I was commenting on Scoble’s piece re NewsGator’s marketing problem, and thought that I might as well post it here.
I have been using NewsGator for a while (and blogged about it), and am happy with it. This is mainly because I spend all my time in Outlook, and use LookOut extensively. If I was not using NewsGator, I would use FeedDemon, which has developed some interesting podcasting support, but falls short of automating the transfer of MP3 files to my phone – mainly because of the lack of folder replication in ActiveSync for SmartPhone (whereas it is exists for PocketPCs).
I also use Bloglines, mainly as an aggregator on the phone or on the go. I have tried NewsGator Mobile – thanks to Greg – but I prefer the way Bloglines organizes feeds and posts, and the user experience that it offers. I actually believe that many people using a application-based aggregator also use Bloglines, hence its perceived market unrivaled dominance.
My main requirement today is still to get my "Read Marks" and feed directory structure synchronized across the different instances and incarnations, of my aggregator. This is a given with a Web-based aggregator, but I like to have a copy of my feeds on my laptop and my Tablet PC. I caught up with Greg Reinacker at ETech and he confirmed that this functionality was coming. If this works fine, then that might lead me to replace Bloglines by NewsGator Online. What I am doing today is to "Mark All Read" my feeds once I have read everything through NewsGator. Laborious and happening less and less often.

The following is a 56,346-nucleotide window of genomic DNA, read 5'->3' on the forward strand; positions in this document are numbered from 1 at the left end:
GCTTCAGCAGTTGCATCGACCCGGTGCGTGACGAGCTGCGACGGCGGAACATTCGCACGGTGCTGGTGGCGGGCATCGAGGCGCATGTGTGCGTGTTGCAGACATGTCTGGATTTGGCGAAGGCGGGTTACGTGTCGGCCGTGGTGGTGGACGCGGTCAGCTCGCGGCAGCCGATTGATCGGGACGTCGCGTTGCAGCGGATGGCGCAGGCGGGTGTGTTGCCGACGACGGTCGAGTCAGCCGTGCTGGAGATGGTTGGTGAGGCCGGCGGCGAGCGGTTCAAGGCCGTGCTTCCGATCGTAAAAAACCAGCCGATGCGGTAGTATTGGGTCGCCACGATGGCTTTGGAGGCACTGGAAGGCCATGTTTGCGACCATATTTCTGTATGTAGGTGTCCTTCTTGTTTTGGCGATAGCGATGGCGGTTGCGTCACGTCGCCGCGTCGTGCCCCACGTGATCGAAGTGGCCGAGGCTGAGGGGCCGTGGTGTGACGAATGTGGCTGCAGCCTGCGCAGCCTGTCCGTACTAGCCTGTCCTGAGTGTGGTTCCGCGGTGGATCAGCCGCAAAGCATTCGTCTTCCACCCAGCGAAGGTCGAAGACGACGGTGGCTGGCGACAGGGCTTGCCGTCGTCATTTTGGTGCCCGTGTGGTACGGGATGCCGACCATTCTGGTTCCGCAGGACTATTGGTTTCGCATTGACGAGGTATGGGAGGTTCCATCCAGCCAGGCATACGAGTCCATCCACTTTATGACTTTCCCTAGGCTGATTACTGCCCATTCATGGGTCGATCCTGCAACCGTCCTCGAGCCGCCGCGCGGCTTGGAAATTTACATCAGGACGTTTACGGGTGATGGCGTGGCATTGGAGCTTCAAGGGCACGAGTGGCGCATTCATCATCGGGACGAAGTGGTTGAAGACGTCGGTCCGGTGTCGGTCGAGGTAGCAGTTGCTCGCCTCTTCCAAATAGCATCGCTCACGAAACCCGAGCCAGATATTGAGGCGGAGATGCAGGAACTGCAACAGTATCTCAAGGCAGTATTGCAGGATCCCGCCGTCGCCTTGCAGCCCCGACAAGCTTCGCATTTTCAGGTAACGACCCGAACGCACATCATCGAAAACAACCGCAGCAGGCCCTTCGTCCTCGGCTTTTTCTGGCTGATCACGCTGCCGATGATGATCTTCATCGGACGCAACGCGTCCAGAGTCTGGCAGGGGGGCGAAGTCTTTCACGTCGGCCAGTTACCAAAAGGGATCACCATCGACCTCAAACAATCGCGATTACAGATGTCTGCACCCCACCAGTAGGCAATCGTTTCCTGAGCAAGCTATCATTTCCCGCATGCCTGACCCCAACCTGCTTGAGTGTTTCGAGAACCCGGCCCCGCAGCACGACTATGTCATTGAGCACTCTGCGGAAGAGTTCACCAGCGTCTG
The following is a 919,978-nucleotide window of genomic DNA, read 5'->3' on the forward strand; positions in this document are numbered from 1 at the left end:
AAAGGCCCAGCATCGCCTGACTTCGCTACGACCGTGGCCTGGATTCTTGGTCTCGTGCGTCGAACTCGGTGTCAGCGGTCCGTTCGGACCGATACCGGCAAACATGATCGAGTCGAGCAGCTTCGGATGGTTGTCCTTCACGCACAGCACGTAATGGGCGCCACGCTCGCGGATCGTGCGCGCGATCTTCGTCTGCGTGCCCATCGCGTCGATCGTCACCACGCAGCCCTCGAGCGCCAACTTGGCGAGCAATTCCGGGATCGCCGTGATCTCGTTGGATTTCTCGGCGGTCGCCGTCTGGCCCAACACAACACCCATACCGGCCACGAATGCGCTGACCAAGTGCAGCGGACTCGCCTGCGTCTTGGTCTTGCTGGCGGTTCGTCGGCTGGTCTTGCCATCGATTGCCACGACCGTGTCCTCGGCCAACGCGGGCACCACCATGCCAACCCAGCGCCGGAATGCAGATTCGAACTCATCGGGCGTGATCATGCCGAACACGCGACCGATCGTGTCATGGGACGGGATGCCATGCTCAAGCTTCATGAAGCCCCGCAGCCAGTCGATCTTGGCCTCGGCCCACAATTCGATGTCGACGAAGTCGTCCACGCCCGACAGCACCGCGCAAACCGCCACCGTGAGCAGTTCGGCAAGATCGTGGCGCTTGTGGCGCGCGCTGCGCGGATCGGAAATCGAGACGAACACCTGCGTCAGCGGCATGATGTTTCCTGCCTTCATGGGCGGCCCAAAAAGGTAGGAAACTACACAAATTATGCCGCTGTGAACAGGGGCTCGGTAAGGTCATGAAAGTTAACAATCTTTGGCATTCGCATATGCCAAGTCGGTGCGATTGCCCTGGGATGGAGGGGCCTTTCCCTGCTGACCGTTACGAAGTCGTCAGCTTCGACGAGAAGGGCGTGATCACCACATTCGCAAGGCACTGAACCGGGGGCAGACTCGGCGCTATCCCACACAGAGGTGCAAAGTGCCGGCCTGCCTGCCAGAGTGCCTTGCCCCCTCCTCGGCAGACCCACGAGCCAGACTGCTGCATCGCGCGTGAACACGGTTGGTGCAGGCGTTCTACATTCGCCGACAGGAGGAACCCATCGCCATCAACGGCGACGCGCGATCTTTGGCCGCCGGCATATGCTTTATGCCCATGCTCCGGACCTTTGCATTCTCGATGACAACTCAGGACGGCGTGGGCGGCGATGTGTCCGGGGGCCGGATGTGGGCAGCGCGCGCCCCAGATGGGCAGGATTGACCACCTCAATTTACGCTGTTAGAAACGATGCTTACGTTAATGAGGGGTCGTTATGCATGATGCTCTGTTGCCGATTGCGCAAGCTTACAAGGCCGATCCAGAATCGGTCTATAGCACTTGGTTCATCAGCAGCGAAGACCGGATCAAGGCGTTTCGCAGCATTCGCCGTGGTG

Coming back to the question, what will it take for NewsGator to "prevail" in the consumer space ? Well, one way would be to add a bunch of cool functionality into the free NewsGator Online, but I am not sure that would lead to increased sales of its premium products. Bloglines is easy to use, well done, fast and cheap. Difficult to do better than that.
Focusing on the enterprise/commercial market, and offering a "Microsoft Exchange for Feeds" that offers consistent functionality on Outlook, web and mobile implementations might be NewsGator’s way.
As to other aggregators, I also met with Pito Salas at ETech for a long chat about BlogBridge (now that Robert mentioned it, it is out in the open :-). Their approach to back-end collaborative filtering is interesting, slightly different than Rojo’s (from what I can tell). Net net, most of them do the job fine.
At the end of the day, the biggest differentiator for me will be efficiency: allowing me to read my (soon) 200 feeds quickly and allowing me to avoid reading duplicate posts as much as possible. Steve Gillmor’s attention.xml will help with that, but I don’t want the reader to make decisions for me, I want suggestions (as to which posts I don’t need to read, as to which ones I should take a look at, etc.).